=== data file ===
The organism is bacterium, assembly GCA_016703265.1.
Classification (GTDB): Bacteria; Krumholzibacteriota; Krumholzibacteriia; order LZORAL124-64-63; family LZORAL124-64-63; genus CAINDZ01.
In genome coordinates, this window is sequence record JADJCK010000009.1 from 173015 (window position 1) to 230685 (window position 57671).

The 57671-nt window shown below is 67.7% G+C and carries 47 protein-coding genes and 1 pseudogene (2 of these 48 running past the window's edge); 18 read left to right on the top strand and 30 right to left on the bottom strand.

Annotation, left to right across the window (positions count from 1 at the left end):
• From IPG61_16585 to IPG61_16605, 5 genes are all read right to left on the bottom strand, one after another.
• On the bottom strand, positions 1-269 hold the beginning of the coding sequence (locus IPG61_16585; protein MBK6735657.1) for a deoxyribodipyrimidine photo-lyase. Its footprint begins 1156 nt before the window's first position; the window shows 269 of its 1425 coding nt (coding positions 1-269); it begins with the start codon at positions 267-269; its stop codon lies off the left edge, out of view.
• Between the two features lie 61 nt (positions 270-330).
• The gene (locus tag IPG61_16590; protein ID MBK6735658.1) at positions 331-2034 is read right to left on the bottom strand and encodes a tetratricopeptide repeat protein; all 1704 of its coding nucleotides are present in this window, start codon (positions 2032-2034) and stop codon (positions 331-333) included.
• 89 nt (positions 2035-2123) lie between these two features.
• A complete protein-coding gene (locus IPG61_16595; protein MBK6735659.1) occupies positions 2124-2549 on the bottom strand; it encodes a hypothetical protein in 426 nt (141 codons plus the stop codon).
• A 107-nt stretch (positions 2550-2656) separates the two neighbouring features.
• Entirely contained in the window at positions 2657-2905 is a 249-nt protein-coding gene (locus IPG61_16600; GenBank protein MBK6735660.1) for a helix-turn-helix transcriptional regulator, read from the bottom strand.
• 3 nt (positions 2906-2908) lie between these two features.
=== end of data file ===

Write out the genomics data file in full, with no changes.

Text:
The organism is bacterium, assembly GCA_016703265.1.
Classification (GTDB): Bacteria; Krumholzibacteriota; Krumholzibacteriia; order LZORAL124-64-63; family LZORAL124-64-63; genus CAINDZ01.
In genome coordinates, this window is sequence record JADJCK010000009.1 from 173015 (window position 1) to 230685 (window position 57671).

The 57671-nt window shown below is 67.7% G+C and carries 47 protein-coding genes and 1 pseudogene (2 of these 48 running past the window's edge); 18 read left to right on the top strand and 30 right to left on the bottom strand.

Annotation, left to right across the window (positions count from 1 at the left end):
• From IPG61_16585 to IPG61_16605, 5 genes are all read right to left on the bottom strand, one after another.
• On the bottom strand, positions 1-269 hold the beginning of the coding sequence (locus IPG61_16585; protein MBK6735657.1) for a deoxyribodipyrimidine photo-lyase. Its footprint begins 1156 nt before the window's first position; the window shows 269 of its 1425 coding nt (coding positions 1-269); it begins with the start codon at positions 267-269; its stop codon lies off the left edge, out of view.
• Between the two features lie 61 nt (positions 270-330).
• The gene (locus tag IPG61_16590; protein ID MBK6735658.1) at positions 331-2034 is read right to left on the bottom strand and encodes a tetratricopeptide repeat protein; all 1704 of its coding nucleotides are present in this window, start codon (positions 2032-2034) and stop codon (positions 331-333) included.
• 89 nt (positions 2035-2123) lie between these two features.
• A complete protein-coding gene (locus IPG61_16595; protein MBK6735659.1) occupies positions 2124-2549 on the bottom strand; it encodes a hypothetical protein in 426 nt (141 codons plus the stop codon).
• A 107-nt stretch (positions 2550-2656) separates the two neighbouring features.
• Entirely contained in the window at positions 2657-2905 is a 249-nt protein-coding gene (locus IPG61_16600; GenBank protein MBK6735660.1) for a helix-turn-helix transcriptional regulator, read from the bottom strand.
• 3 nt (positions 2906-2908) lie between these two features.